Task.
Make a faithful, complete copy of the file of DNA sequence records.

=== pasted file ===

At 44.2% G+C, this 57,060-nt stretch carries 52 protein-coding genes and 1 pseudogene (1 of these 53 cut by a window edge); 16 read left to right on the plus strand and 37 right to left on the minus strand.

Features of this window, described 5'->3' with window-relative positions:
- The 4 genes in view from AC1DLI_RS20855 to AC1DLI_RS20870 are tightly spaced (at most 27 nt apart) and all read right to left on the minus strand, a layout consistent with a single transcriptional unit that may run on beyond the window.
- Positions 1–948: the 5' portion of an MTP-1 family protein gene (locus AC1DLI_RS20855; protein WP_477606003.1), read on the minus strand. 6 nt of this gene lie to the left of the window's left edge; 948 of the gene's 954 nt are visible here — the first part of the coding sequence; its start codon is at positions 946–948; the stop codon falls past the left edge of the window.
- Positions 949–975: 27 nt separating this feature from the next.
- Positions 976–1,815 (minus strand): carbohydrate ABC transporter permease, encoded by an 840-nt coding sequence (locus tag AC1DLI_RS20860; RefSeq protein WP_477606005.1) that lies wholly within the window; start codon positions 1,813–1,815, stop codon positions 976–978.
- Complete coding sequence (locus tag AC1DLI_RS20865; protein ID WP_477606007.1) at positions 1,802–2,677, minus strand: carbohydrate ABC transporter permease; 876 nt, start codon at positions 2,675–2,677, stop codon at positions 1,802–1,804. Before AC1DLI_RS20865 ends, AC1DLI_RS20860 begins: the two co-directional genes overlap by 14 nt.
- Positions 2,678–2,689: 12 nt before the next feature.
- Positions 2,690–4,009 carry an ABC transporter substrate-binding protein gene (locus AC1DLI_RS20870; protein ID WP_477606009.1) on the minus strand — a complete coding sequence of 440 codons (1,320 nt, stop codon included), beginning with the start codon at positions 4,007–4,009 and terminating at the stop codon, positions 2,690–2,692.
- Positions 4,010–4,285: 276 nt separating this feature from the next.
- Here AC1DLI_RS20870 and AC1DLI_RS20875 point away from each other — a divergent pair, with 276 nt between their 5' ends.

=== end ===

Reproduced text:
At 44.2% G+C, this 57,060-nt stretch carries 52 protein-coding genes and 1 pseudogene (1 of these 53 cut by a window edge); 16 read left to right on the plus strand and 37 right to left on the minus strand.

Features of this window, described 5'->3' with window-relative positions:
- The 4 genes in view from AC1DLI_RS20855 to AC1DLI_RS20870 are tightly spaced (at most 27 nt apart) and all read right to left on the minus strand, a layout consistent with a single transcriptional unit that may run on beyond the window.
- Positions 1–948: the 5' portion of an MTP-1 family protein gene (locus AC1DLI_RS20855; protein WP_477606003.1), read on the minus strand. 6 nt of this gene lie to the left of the window's left edge; 948 of the gene's 954 nt are visible here — the first part of the coding sequence; its start codon is at positions 946–948; the stop codon falls past the left edge of the window.
- Positions 949–975: 27 nt separating this feature from the next.
- Positions 976–1,815 (minus strand): carbohydrate ABC transporter permease, encoded by an 840-nt coding sequence (locus tag AC1DLI_RS20860; RefSeq protein WP_477606005.1) that lies wholly within the window; start codon positions 1,813–1,815, stop codon positions 976–978.
- Complete coding sequence (locus tag AC1DLI_RS20865; protein ID WP_477606007.1) at positions 1,802–2,677, minus strand: carbohydrate ABC transporter permease; 876 nt, start codon at positions 2,675–2,677, stop codon at positions 1,802–1,804. Before AC1DLI_RS20865 ends, AC1DLI_RS20860 begins: the two co-directional genes overlap by 14 nt.
- Positions 2,678–2,689: 12 nt before the next feature.
- Positions 2,690–4,009 carry an ABC transporter substrate-binding protein gene (locus AC1DLI_RS20870; protein ID WP_477606009.1) on the minus strand — a complete coding sequence of 440 codons (1,320 nt, stop codon included), beginning with the start codon at positions 4,007–4,009 and terminating at the stop codon, positions 2,690–2,692.
- Positions 4,010–4,285: 276 nt separating this feature from the next.
- Here AC1DLI_RS20870 and AC1DLI_RS20875 point away from each other — a divergent pair, with 276 nt between their 5' ends.